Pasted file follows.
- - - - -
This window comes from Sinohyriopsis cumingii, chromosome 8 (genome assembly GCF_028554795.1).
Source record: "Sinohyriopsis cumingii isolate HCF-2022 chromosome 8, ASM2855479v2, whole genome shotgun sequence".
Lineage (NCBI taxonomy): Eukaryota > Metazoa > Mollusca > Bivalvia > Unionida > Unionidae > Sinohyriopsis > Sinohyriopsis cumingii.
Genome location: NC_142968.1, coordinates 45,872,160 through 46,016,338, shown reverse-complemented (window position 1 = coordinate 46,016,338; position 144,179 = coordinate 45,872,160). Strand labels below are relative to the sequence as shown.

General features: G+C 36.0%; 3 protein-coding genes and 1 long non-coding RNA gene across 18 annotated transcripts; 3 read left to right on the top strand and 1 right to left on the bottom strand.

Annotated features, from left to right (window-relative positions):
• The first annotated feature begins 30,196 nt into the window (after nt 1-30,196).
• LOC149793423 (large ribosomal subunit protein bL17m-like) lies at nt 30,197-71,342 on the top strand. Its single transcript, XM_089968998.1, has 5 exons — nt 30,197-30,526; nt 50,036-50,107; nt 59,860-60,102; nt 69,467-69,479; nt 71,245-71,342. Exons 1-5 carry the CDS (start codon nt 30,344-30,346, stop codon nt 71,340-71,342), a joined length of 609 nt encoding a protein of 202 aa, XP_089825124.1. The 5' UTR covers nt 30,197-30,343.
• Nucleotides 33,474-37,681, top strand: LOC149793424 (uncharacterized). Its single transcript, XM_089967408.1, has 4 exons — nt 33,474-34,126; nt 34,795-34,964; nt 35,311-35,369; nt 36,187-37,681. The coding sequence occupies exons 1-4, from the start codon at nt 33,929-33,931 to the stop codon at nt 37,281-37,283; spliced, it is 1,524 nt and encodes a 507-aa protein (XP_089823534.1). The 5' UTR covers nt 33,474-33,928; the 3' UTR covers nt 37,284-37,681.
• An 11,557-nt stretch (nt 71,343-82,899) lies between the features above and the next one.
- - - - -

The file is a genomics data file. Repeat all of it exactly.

This window comes from Sinohyriopsis cumingii, chromosome 8 (genome assembly GCF_028554795.1).
Source record: "Sinohyriopsis cumingii isolate HCF-2022 chromosome 8, ASM2855479v2, whole genome shotgun sequence".
Lineage (NCBI taxonomy): Eukaryota > Metazoa > Mollusca > Bivalvia > Unionida > Unionidae > Sinohyriopsis > Sinohyriopsis cumingii.
Genome location: NC_142968.1, coordinates 45,872,160 through 46,016,338, shown reverse-complemented (window position 1 = coordinate 46,016,338; position 144,179 = coordinate 45,872,160). Strand labels below are relative to the sequence as shown.

General features: G+C 36.0%; 3 protein-coding genes and 1 long non-coding RNA gene across 18 annotated transcripts; 3 read left to right on the top strand and 1 right to left on the bottom strand.

Annotated features, from left to right (window-relative positions):
• The first annotated feature begins 30,196 nt into the window (after nt 1-30,196).
• LOC149793423 (large ribosomal subunit protein bL17m-like) lies at nt 30,197-71,342 on the top strand. Its single transcript, XM_089968998.1, has 5 exons — nt 30,197-30,526; nt 50,036-50,107; nt 59,860-60,102; nt 69,467-69,479; nt 71,245-71,342. Exons 1-5 carry the CDS (start codon nt 30,344-30,346, stop codon nt 71,340-71,342), a joined length of 609 nt encoding a protein of 202 aa, XP_089825124.1. The 5' UTR covers nt 30,197-30,343.
• Nucleotides 33,474-37,681, top strand: LOC149793424 (uncharacterized). Its single transcript, XM_089967408.1, has 4 exons — nt 33,474-34,126; nt 34,795-34,964; nt 35,311-35,369; nt 36,187-37,681. The coding sequence occupies exons 1-4, from the start codon at nt 33,929-33,931 to the stop codon at nt 37,281-37,283; spliced, it is 1,524 nt and encodes a 507-aa protein (XP_089823534.1). The 5' UTR covers nt 33,474-33,928; the 3' UTR covers nt 37,284-37,681.
• An 11,557-nt stretch (nt 71,343-82,899) lies between the features above and the next one.